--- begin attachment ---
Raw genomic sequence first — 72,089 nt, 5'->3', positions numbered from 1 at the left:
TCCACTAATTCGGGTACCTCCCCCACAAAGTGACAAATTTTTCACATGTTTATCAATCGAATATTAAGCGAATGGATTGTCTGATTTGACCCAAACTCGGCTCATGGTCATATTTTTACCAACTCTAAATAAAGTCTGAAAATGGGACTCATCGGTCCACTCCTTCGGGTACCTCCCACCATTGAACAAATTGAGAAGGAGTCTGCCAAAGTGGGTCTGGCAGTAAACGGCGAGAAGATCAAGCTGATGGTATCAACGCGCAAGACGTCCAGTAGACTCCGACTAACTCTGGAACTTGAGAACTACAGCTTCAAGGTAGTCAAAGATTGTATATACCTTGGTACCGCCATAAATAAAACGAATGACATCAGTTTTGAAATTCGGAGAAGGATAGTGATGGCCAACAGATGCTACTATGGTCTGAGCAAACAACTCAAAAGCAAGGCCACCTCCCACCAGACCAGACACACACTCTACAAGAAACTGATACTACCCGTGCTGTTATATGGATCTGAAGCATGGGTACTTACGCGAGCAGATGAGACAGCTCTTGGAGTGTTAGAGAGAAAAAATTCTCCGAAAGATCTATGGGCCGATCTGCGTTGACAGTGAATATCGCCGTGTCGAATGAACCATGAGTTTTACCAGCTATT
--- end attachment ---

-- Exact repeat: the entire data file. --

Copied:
Raw genomic sequence first — 72,089 nt, 5'->3', positions numbered from 1 at the left:
TCCACTAATTCGGGTACCTCCCCCACAAAGTGACAAATTTTTCACATGTTTATCAATCGAATATTAAGCGAATGGATTGTCTGATTTGACCCAAACTCGGCTCATGGTCATATTTTTACCAACTCTAAATAAAGTCTGAAAATGGGACTCATCGGTCCACTCCTTCGGGTACCTCCCACCATTGAACAAATTGAGAAGGAGTCTGCCAAAGTGGGTCTGGCAGTAAACGGCGAGAAGATCAAGCTGATGGTATCAACGCGCAAGACGTCCAGTAGACTCCGACTAACTCTGGAACTTGAGAACTACAGCTTCAAGGTAGTCAAAGATTGTATATACCTTGGTACCGCCATAAATAAAACGAATGACATCAGTTTTGAAATTCGGAGAAGGATAGTGATGGCCAACAGATGCTACTATGGTCTGAGCAAACAACTCAAAAGCAAGGCCACCTCCCACCAGACCAGACACACACTCTACAAGAAACTGATACTACCCGTGCTGTTATATGGATCTGAAGCATGGGTACTTACGCGAGCAGATGAGACAGCTCTTGGAGTGTTAGAGAGAAAAAATTCTCCGAAAGATCTATGGGCCGATCTGCGTTGACAGTGAATATCGCCGTGTCGAATGAACCATGAGTTTTACCAGCTATT